Enjoy this post from Aaron Roberts, MD, PPG – Sleep Medicine.
As of December 2018, there were more than 25.4 million active Fitbit® users worldwide. While Fitbit is a popular brand in today’s world of fitness trackers and wearable technology, you might be surprised to hear the company only makes up around 10 percent of the market. In a rapidly growing and competitive marketplace, companies like Fitbit have added sleep monitoring to their products’ functionality to set themselves apart from the competition.
Why does sleep matter? Many studies have linked poor sleep to multiple medical problems including dementia. But how accurately do these products track your sleep? In this post, we’ll explore some popular name brands and see how they stack up against current standards.
The current gold standard for monitoring a person’s sleep is a polysomnography (a.k.a. sleep study). This process includes placing numerous electrodes on someone’s head in a sleep lab environment to monitor their brain waves and determine sleep from wakefulness, along with sleep staging. As you might imagine, this can be quite labor-intensive and even disruptive to achieving sleep in some cases.
An alternative tool often used is actigraphy, which is an accelerometer continuously worn on the wrist over numerous days and nights. Parameters such as movement, heartrate and light exposure are used to determine if a person is awake or asleep. While not as precise as a formal sleep study, it does have the advantage of being less sleep disruptive and also collects information over a period of time rather than just one night. Since most wearables have an accelerometer component, companies are able to apply their own algorithm to track sleep.
Although Fitbit is the main focus of this article, Garmin™ and Jawbone are other companies with fitness tracking products on the market. A recent study compared these products’ ability to estimate sleep with actigraphy and self-reported sleep. The results showed variation between each product, but overall was very consistent with previous studies of wearable trackers, showing high sensitivity (ability to correctly identify sleep) and low specificity (ability to correctly identify wakefulness).
The Jawbone and Fitbit products showed the greatest similarities when compared to self-reported sleep while the Garmin and Jawbone products were closest to matching time in bed. Interestingly, some of the products had better approximations to an individual’s sleep than previously used research-grade actigraphy. This does give hope that one day these devices may be used as a lower-cost alternative to track a person’s sleep.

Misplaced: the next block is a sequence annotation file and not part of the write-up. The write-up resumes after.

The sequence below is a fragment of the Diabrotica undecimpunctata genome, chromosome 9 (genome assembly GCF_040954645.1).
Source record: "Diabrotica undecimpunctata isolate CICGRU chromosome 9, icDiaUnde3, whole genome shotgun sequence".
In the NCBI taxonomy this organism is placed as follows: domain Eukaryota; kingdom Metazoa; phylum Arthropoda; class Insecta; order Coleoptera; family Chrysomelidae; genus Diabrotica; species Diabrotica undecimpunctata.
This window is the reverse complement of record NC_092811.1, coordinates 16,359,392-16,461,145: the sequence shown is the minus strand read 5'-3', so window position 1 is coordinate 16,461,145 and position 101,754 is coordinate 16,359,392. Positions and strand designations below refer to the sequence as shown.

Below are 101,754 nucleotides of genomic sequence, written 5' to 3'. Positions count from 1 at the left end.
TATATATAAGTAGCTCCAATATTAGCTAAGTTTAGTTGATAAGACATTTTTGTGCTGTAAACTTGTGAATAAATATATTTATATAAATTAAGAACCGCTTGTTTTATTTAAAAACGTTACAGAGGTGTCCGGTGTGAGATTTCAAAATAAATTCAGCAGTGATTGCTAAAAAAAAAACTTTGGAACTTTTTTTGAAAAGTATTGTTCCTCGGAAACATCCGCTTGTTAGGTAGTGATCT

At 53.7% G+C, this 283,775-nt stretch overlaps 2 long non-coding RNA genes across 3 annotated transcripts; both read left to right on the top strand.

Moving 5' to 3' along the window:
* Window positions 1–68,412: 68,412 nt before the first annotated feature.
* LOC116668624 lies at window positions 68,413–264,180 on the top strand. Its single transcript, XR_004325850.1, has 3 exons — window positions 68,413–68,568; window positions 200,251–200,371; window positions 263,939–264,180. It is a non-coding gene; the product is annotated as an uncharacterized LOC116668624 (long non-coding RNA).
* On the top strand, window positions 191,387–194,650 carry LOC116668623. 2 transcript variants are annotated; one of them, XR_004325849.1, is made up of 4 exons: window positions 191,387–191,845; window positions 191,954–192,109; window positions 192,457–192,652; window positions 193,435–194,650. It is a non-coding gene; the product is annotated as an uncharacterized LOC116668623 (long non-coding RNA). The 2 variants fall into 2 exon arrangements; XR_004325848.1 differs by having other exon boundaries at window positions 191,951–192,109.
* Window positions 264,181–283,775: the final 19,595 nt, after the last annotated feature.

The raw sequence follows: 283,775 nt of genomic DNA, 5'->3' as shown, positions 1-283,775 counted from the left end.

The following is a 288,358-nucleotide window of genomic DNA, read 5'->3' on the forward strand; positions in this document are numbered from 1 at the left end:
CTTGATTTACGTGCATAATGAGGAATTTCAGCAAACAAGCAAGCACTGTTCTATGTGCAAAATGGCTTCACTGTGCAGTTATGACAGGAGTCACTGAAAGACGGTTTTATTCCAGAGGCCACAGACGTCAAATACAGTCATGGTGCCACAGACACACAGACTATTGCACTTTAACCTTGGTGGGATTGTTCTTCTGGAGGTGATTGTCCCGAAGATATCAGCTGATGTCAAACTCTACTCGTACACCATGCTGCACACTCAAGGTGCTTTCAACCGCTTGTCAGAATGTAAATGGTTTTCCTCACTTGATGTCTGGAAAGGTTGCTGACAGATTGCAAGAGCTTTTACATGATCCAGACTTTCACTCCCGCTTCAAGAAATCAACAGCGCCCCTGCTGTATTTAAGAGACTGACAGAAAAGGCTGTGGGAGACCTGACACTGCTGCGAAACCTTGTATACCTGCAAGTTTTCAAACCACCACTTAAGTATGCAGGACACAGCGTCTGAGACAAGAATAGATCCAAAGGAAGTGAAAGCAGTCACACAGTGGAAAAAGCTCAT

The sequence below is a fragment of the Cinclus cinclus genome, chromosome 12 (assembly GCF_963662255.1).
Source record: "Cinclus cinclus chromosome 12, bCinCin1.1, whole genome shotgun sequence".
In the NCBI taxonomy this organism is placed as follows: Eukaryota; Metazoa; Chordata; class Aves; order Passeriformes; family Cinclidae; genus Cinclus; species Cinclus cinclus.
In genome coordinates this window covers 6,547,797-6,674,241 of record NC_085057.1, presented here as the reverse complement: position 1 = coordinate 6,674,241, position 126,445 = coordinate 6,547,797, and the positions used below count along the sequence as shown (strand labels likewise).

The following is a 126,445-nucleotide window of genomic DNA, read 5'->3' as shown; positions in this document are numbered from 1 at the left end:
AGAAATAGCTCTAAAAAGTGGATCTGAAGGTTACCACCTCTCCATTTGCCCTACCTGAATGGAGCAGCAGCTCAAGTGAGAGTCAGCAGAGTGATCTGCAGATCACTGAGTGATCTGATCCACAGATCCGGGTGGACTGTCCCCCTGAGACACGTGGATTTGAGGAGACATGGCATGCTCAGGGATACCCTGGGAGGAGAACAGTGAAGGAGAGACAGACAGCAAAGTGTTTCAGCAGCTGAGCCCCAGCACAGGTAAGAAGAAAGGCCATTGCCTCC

When Apple introduced its latest watch, Apple Watch® Series 4, it came with the ability to detect atrial fibrillation (Afib), which is essentially an irregular heart rate. The upgrade also came with a warning that it does not officially diagnose Afib, but rather helps to raise awareness so you can work with a physician for further evaluation and management. Similarly, a Fitbit is not meant to diagnose specific sleep problems, but can raise your awareness of potential sleep issues. If you’re concerned that you might have a sleep disorder, it is recommended to see your primary care physician or a sleep specialist.
The information obtained from your Fitbit must also be taken with a grain of salt. While the technology is always improving, research on the accuracy of fitness trackers has been primarily done on healthy individuals with normal sleep/wake cycles. That means if you suffer from chronic insomnia and lay still awake in bed for prolonged periods of time, your Fitbit might think you are asleep and inaccurately log this.
Data can also vary depending on the device you use and its mode. One study showed the “normal” mode significantly overestimated total sleep time by 41 minutes while the “sensitive” mode underestimated total sleep by 105 minutes when compared with a sleep study. Such discrepancies could lead you to think you are getting too much or too little sleep, when you are actually getting an adequate amount.
If you are using your fitness tracker to primarily diagnose an underlying sleep disorder, then you should be very cautious of the results. The data can tell you rough estimates of how much sleep you obtain, but it can also underestimate or overestimate your total sleep and does not tell you anything about the overall quality. It should be used to see if you are maintaining a normal sleep schedule or not and as additional information to give to your physician, such as in the case of the Apple Watch and AFib. I have no doubt one day the same device that you use to tell time will also tell you about your sleep and much more, but for now it should be viewed as a fun gadget.